What % relative humidity should I have in the incubator for a dry hatc

Discussion in 'Incubating & Hatching Eggs' started by Scott Turner, Jun 27, 2010.

  1. Scott Turner

    Scott Turner Out Of The Brooder

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    Jun 24, 2010
    Kentucky
    I want to try and hatch eggs this time using the dry method. i was wondering what should the relative humidity show in the incubator for the hatch to be successful. The three hatches that I have happen this year were at about 70% hatched rate and most of the eggs were shipped. There were several eggs that didn't hatch and the chicks were fully formed but never pipped the eggs so they died during the last three days and I am assuming it was due to humidity being too high. I am also going to try and let the eggs hatch in an egg carton this time to see how that goes. Any advice and answers will be greatly appreciated.
    Scott Turner
     
  2. dragonchick

    dragonchick Chillin' With My Peeps

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    Sep 30, 2007
    I used about 35% humidity for the first 18 days then upped it to 60% for the last days of hatch. It worked for me and I got a 50% hatch out of the 4 eggs I set. When I set the eggs I didn't add ANY water or wet sponges.
     
  3. Bluemoon420

    Bluemoon420 The Rooster Queen

    I do dry hatch method. Basically I keep it around 30 - 35 percent during incubation, and 60 - 65 percent during hatch. I don't use the red plugs at all during incubation. I let the water dry out during incubation, and add water a little water when it gets below 19 percent. For lockdown, I fill both troughs ( I have a hovabator) and don't open the incubator for any reason during lockdown. Once the eggs start hatching the humidity will go up naturally. If I'm having trouble during lockdown with the humidity I'll use the red plugs. Usually only need to use one if I do.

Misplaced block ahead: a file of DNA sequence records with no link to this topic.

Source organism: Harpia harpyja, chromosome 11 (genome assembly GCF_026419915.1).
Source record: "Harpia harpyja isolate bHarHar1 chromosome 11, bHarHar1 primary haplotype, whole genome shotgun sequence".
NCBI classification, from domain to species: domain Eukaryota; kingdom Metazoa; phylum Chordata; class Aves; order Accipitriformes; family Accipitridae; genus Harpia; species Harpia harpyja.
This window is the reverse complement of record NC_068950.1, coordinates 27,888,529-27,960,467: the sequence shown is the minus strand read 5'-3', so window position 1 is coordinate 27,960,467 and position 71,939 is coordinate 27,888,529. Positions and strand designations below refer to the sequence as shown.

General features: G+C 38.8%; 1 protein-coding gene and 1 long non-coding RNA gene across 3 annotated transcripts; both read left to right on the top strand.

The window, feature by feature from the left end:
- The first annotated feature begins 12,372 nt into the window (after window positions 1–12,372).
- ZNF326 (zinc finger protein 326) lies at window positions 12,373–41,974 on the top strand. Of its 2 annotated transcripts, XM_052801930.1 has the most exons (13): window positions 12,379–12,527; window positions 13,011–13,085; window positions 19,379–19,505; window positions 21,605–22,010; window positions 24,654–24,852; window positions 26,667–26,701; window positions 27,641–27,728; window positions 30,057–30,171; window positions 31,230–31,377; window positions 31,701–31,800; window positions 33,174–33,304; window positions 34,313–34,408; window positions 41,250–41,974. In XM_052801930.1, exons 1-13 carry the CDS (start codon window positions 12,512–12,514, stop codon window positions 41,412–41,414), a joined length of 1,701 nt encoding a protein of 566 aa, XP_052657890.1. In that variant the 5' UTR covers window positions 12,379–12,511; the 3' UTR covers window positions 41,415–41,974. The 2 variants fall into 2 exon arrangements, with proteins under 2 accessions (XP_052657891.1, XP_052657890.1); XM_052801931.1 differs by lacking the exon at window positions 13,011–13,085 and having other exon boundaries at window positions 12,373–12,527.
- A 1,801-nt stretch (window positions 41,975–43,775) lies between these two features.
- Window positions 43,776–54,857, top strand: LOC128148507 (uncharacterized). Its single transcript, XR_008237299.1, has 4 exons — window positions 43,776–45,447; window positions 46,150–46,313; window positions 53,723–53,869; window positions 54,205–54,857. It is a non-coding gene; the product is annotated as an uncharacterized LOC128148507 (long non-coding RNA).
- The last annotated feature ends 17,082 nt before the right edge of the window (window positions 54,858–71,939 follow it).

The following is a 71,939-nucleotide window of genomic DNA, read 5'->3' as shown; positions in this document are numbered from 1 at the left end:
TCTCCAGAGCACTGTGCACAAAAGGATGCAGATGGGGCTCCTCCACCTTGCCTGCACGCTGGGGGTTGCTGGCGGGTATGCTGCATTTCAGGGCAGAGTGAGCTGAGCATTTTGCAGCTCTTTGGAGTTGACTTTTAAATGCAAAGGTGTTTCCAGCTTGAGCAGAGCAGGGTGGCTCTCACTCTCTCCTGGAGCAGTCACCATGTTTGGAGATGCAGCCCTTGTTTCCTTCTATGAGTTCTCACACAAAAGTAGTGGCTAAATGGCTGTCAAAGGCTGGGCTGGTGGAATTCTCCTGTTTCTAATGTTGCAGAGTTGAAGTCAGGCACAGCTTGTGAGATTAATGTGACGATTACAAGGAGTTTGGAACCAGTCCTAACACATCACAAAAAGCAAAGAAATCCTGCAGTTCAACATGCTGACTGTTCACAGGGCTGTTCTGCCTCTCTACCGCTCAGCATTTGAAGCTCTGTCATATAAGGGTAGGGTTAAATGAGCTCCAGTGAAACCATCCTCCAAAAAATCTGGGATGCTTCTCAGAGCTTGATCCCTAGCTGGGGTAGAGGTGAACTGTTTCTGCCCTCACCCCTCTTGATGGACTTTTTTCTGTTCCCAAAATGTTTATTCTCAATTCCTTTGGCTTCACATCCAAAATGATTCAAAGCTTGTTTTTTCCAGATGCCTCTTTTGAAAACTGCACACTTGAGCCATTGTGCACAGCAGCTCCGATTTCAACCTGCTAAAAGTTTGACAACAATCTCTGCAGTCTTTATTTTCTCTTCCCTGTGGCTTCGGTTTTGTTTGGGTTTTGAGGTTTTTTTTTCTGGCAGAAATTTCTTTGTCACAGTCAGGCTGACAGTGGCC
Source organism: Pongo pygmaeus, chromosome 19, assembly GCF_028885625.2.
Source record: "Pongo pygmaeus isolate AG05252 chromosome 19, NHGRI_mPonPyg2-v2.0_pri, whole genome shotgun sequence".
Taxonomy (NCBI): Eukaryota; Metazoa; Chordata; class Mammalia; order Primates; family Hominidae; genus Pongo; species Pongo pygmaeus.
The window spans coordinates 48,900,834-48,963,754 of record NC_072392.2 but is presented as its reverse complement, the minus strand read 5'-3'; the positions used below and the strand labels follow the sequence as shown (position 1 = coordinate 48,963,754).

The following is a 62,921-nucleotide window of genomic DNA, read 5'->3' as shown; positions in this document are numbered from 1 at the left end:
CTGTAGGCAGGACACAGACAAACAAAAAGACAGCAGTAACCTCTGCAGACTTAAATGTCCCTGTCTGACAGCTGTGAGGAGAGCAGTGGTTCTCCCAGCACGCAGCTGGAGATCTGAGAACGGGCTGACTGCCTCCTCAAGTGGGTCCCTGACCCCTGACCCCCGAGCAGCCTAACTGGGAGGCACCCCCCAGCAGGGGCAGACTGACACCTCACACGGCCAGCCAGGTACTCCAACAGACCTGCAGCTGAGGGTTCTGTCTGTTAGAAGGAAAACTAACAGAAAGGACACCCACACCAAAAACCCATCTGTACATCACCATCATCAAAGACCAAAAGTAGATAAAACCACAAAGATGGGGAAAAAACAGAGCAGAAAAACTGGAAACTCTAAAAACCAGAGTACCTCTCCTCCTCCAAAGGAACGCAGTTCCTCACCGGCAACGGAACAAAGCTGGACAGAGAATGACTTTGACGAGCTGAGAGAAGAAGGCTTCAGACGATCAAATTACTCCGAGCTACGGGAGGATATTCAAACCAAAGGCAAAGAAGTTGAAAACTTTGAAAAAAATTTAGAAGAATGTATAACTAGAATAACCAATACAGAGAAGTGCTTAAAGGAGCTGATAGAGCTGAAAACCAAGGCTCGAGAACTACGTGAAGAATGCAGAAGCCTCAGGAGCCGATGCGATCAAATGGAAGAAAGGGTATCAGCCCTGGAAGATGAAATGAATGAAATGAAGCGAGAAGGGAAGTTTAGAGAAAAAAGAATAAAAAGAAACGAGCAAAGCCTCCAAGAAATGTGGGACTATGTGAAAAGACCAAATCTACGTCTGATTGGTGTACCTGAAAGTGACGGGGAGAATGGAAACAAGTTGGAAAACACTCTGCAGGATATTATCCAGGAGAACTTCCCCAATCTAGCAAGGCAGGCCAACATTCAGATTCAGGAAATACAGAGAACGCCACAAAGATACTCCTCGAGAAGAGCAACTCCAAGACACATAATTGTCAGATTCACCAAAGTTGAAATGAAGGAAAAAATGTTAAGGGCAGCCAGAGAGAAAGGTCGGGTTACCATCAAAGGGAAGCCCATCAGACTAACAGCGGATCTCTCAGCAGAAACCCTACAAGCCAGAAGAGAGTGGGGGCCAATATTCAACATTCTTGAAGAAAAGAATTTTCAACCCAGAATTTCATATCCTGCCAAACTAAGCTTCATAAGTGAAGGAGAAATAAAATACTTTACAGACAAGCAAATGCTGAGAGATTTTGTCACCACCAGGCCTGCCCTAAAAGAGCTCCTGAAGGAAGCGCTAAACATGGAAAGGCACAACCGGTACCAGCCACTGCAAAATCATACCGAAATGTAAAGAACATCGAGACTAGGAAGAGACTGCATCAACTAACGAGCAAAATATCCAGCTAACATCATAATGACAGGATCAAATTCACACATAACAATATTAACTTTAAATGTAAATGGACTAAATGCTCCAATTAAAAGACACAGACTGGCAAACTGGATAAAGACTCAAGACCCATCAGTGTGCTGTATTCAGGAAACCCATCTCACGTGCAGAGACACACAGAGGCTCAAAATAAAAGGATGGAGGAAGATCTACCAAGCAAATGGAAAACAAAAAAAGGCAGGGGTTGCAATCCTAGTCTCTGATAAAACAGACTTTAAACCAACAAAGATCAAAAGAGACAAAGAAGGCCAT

The weather makes a difference also. Right now it's very humid so I havent had to add any water at all yet. The humidity is a little higher than I like, but not too bad. I've just been keeping a close eye on it.

    Where ever you are will make a difference with the humidity levels. So, experiment a little, and see what works best. Keep good notes in a notebook, so you can keep track for the next time you hatch eggs, and make adjustments.

    Bluemoon
     
  4. Scott Turner

    Scott Turner Out Of The Brooder

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    32
    Jun 24, 2010
    Kentucky
    The reading in my incubator is at 20% would you recommend adding water to it?
     
  5. Bluemoon420

    Bluemoon420 The Rooster Queen

    You could add a little bit if you feel it's a little low. Maybe like a 1/4 of a cup. Just leave the plugs out, and let it stabilize. Then let it dry down again.

    Bluemoon
     
  6. Bluemoon420

    Bluemoon420 The Rooster Queen

    Probably should add, I watch the air sacs when I candle. If they seem too small on whatever day I candle, The humidity is too high. If the are too large, I figured out the humidity is too low. If that makes sense. [​IMG]

    Bluemoon
     
  7. Scott Turner

    Scott Turner Out Of The Brooder

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    32
    Jun 24, 2010
    Kentucky
    Thanks
    Have you ever tried to let the chicks hatch by putting the eggs in an egg carton in the incubator. Do you have any pointers about this?
     
  8. Bluemoon420

    Bluemoon420 The Rooster Queen

    Yep, I use during lockdown, I use the cardboard cartons. Some folks cut holes in the bottom of the cups. I don't, but I do cut the sides of the cups down a little. For air flow. I space mine out in the cups also. So each egg isn't next to each other, but sometimes space is an issue. So, I won't do it everytime. They have hatched either way.

    Bluemoon
     

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